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LECTURE II.

ON

UNIVERSAL LANGUAGE.

BY SAMUEL G. HOWE.

LADIES AND GENTLEMEN,

It is a matter of custom and courtesy for a lecturer to introduce his subject by name to his audience, just as much as he would introduce a friend ; and I would gladly conform to the fashion, but I am in the condition of one who should be about to present a whole people, and as he could not repeat all their names, but would say, my friends, let me introduce to you the French nation, or the German people, so I, being unable to name over all the numerous individuals of my subject, and embarrassed by their importance and variety, can only say, Ladies and Gentlemen, let me present to you UNIVERSAL LANGUAGE.

As I have no claim to the high title of teacher, and am not well acquainted with the routine of common schools, I can have no hope of throwing any light upon the subject of special instruction ; but perhaps, by presenting a few points of the vast subject of language which may have escaped the notice of some of you, I may furnish a hint for a train of reflection in your minds, which may have useful results.

He would be presumptuous who should attempt to treat the subject of universal language, in a thorough and scientific manner, in a single volume; and surely one who has but an hour to speak upon it, will not be expected to be very methodical ; he may be allowed to skim lightly over the vast surface, and just to dip in here and there, as it it were with a swallow's wing, touching now and then a point, but leaving the great depth unexplored.

Man is eminently a social being ; there is no craving, no appetite of his nature stronger than that which impels him to interchange his feelings and his thoughts with his fellows. To gratify this primary impulse, nature provides him with the means of expressing upon his exterior what is passing within him,—of turning himself inside out as it were, which means are the use of signs, or the power of language.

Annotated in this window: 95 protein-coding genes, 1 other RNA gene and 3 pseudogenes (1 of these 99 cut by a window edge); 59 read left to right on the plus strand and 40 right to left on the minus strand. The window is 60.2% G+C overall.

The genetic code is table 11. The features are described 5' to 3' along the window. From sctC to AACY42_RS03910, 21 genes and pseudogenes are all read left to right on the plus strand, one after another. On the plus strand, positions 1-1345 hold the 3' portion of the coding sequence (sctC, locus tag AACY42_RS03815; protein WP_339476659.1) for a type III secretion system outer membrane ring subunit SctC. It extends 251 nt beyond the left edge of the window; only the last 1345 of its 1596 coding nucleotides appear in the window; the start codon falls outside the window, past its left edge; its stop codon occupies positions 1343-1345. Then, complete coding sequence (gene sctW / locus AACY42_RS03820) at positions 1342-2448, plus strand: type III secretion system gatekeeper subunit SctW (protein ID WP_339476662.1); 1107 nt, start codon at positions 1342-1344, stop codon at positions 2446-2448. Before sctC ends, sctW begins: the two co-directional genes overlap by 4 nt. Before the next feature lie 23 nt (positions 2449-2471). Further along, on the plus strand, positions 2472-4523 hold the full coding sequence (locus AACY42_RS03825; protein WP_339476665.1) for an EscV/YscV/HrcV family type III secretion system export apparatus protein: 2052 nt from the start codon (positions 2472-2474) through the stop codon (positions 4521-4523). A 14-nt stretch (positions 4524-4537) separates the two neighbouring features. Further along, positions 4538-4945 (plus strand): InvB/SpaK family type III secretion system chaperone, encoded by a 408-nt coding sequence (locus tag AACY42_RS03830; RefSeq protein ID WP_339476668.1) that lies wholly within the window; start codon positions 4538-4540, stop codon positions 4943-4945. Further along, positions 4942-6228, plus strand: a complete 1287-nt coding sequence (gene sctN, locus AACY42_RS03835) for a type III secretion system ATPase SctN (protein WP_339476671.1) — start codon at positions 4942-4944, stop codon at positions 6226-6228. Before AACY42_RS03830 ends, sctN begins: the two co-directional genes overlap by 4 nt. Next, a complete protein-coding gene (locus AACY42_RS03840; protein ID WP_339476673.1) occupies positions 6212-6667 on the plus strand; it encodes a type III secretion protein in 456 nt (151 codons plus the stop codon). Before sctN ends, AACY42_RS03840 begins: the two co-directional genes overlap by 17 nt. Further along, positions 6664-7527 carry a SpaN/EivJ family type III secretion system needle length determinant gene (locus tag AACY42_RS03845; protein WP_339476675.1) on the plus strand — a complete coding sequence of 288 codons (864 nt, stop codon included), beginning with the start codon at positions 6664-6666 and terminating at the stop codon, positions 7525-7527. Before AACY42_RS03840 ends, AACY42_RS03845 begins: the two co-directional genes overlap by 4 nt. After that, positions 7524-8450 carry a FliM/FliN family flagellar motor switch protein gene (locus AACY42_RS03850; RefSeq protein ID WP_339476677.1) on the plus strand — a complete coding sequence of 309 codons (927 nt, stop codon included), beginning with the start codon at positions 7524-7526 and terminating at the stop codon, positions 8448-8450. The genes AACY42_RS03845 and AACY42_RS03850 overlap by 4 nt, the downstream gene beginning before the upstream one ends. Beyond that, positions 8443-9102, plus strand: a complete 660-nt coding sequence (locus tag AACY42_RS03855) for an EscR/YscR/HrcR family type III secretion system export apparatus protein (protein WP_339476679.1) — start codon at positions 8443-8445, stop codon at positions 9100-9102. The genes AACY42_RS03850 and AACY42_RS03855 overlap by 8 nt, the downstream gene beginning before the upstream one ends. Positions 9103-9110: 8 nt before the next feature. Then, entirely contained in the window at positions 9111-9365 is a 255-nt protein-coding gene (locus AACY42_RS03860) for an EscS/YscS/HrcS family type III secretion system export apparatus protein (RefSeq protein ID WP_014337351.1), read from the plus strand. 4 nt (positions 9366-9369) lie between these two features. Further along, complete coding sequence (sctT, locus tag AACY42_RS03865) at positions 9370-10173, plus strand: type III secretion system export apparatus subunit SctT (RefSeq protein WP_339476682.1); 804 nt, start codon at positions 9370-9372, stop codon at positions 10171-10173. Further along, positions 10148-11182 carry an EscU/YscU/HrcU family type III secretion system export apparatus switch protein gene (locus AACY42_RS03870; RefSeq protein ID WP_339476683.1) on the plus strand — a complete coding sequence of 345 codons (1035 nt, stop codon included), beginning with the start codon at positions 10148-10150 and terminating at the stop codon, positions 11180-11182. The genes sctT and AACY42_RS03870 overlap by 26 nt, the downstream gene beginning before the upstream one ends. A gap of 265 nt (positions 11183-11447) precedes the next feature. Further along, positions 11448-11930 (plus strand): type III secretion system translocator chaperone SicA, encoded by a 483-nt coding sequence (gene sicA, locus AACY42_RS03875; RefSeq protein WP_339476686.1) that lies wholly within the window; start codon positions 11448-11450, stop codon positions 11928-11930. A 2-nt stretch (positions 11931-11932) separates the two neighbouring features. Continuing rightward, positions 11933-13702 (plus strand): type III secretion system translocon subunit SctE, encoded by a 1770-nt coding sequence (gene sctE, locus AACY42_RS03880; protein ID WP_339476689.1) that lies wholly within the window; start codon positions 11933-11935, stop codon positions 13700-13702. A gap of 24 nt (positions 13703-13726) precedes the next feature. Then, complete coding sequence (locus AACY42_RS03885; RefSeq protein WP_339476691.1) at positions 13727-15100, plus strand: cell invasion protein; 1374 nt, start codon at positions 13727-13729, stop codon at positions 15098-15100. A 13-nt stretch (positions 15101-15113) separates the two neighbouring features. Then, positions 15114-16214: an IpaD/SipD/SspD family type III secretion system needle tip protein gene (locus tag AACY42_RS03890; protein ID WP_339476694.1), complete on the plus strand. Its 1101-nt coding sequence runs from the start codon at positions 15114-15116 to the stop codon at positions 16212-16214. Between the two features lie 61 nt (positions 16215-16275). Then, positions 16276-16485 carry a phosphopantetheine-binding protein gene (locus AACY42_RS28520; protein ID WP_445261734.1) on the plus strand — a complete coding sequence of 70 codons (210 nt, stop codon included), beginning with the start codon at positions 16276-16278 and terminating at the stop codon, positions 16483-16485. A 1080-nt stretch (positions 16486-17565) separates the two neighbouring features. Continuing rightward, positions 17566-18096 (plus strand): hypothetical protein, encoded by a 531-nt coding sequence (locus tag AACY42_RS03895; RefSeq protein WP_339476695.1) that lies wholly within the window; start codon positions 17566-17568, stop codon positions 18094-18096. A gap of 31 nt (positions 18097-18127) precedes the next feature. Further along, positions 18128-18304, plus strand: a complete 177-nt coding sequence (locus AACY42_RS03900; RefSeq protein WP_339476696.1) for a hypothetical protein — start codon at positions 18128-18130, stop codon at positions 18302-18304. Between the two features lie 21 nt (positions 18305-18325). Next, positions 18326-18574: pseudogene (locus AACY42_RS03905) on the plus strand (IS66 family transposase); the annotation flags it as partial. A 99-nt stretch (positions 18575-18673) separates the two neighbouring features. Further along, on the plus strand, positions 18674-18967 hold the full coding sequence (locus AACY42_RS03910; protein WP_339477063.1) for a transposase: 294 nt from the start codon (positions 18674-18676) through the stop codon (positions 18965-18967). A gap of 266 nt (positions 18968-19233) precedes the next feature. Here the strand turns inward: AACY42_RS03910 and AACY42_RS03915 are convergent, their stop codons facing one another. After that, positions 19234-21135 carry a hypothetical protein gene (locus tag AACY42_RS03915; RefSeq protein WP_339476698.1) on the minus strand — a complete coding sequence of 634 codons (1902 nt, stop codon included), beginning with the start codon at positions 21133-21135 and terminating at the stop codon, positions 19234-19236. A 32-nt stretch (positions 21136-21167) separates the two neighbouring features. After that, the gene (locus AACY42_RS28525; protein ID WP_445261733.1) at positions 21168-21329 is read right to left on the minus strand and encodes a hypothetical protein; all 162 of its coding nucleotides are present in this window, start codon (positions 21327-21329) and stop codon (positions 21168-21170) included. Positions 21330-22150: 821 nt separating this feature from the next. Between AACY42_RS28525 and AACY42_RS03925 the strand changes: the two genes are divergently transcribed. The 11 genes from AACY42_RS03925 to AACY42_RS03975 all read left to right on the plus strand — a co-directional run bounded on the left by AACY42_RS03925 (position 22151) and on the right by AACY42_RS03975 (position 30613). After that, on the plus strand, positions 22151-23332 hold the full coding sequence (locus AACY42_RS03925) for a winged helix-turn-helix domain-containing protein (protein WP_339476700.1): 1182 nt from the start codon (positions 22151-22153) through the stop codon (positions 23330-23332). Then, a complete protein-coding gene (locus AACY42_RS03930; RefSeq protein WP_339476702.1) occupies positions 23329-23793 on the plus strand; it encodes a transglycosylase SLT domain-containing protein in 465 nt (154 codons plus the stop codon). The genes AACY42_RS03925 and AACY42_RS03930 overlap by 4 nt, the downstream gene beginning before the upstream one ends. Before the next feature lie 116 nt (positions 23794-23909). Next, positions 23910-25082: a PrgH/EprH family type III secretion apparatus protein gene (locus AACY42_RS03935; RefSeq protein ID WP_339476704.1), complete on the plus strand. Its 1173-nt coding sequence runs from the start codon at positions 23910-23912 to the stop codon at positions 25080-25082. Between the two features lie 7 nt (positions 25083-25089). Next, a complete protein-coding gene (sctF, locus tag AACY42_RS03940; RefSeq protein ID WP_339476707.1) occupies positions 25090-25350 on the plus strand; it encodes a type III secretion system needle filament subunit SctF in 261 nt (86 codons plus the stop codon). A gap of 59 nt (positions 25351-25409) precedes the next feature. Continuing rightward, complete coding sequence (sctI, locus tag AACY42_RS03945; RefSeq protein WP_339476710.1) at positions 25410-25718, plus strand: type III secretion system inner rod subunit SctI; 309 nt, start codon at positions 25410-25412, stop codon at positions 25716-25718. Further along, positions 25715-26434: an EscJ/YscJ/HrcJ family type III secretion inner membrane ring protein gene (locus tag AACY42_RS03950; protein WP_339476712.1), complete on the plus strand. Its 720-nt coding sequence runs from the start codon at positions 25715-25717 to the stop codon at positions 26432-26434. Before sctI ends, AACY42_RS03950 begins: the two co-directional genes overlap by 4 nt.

Every human being has the innate disposition to exteriorise himself, (so to speak,] amounting not merely to a desire, but to an irresistible impulse, and he follows it not as a mean to an end, but without a distinct view to the end.

A living human being is necessarily a speaking being ; the infant speaks his wants in his cradle ; and though he be blind, he stretches out his arms and asks for what he never saw; though he be deaf, he utters cries, and uses language which he cannot himself hear.

Language then, came not of inspiration, it came not of invention ; but when God created man, His son, and heir to so much of His own nature, He gave him the tendency to use language ; He gave him even its rude elements, and endowed him with mental powers, by the right use of which he might improve and perfect them.

It is common and convenient, though not philosophical, to divide language into natural, and artificial or conventional.

Natural language is made up of those external signs of inward emotions, which are used by all and understood by all. The smile of benevolence, the scowl of anger, is understood by the infant, the savage, the native of every country, and even by the dumb animals; but the vocal sounds used to denote the feelings, are merely arbitrary ; we say benevolence, anger; the Frenchman says bontè, colerè ; the German says wohlwollen, erzeunen ; neither understands the other,—the infant and the dog cannot understand any one of them.